Research Dialogue on Global Health and Migration, Fall 2016
On December 8 and 9, 2016, the Georgetown University Initiative for U.S.-China Dialogue research group on global health hosted two days of expert discussions on global health and migration issues at Tsinghua University in Beijing. Convened by Professor Jennifer Huang Bouey (Georgetown) and Professor Cheng Feng (Tsinghua), the research group focused on the challenges of global pandemic preparedness and migrant and refugee health in both countries. The meetings, which followed on a first workshop held in Washington, D.C., in May 2016, brought in leading scholars from around China and included a policy consultation with Beijing-area stakeholders from the government and private sectors.
Hosted by the Gates Foundation, the policy consultation solicited input from a range of stakeholders on the group’s developing research agenda. There was general agreement that governments and world health organizations must work beyond preventive measures for pandemics and infectious diseases, by, for example, improving the effectiveness of health systems in response to disease outbreaks and communicating risks to the general public. The discussion also addressed the need for deeper intergovernmental cooperation on regulatory discussions, including U.S.-China collaboration through their respective CDC agencies and other public health institutions.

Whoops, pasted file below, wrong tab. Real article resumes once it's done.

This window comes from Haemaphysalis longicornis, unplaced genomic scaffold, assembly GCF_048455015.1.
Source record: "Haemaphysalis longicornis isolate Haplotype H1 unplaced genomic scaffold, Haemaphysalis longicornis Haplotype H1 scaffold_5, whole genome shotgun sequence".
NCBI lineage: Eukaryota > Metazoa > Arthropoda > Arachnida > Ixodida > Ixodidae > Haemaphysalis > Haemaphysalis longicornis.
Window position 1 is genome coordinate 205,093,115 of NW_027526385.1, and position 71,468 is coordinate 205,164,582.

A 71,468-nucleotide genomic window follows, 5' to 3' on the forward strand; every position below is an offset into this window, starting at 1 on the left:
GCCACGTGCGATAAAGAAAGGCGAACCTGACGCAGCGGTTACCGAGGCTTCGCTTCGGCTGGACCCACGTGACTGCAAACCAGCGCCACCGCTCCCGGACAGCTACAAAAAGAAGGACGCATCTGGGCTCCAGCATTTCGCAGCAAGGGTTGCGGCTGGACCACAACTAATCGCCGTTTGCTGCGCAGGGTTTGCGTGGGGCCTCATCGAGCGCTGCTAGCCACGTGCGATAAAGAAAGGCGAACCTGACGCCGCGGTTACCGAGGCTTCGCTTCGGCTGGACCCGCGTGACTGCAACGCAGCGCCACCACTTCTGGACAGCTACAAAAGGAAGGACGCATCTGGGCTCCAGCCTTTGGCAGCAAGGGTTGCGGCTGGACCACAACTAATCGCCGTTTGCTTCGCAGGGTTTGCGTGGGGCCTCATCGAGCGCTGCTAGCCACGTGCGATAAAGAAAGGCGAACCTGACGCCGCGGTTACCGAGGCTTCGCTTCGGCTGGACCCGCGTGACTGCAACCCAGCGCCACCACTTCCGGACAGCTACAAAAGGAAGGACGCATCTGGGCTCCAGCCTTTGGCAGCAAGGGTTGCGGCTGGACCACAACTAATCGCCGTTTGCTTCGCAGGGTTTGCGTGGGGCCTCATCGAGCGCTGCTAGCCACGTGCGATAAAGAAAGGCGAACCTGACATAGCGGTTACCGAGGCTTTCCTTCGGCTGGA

Developing Research Agenda
With input from two sets of meetings in Washington and Beijing, the research group on global health has narrowed its focus to three critical areas: the changing patterns of transnational migration and their challenges to health security and local health systems; the changing paradigm of global health given the rapid scale-up of health and humanitarian aid from China; and comparison studies of pandemic preparedness in U.S. and Chinese cities, as well as cities in a series of developing nations. The research group proposed using Guangzhou, China, as a case study for transnational migration. They also discussed developing a framework to assess the strengths and weakness of public health preparedness in both the United States and China.
The research group agreed to pursue joint research projects around these topics in the coming months and to reconvene in the summer of 2017.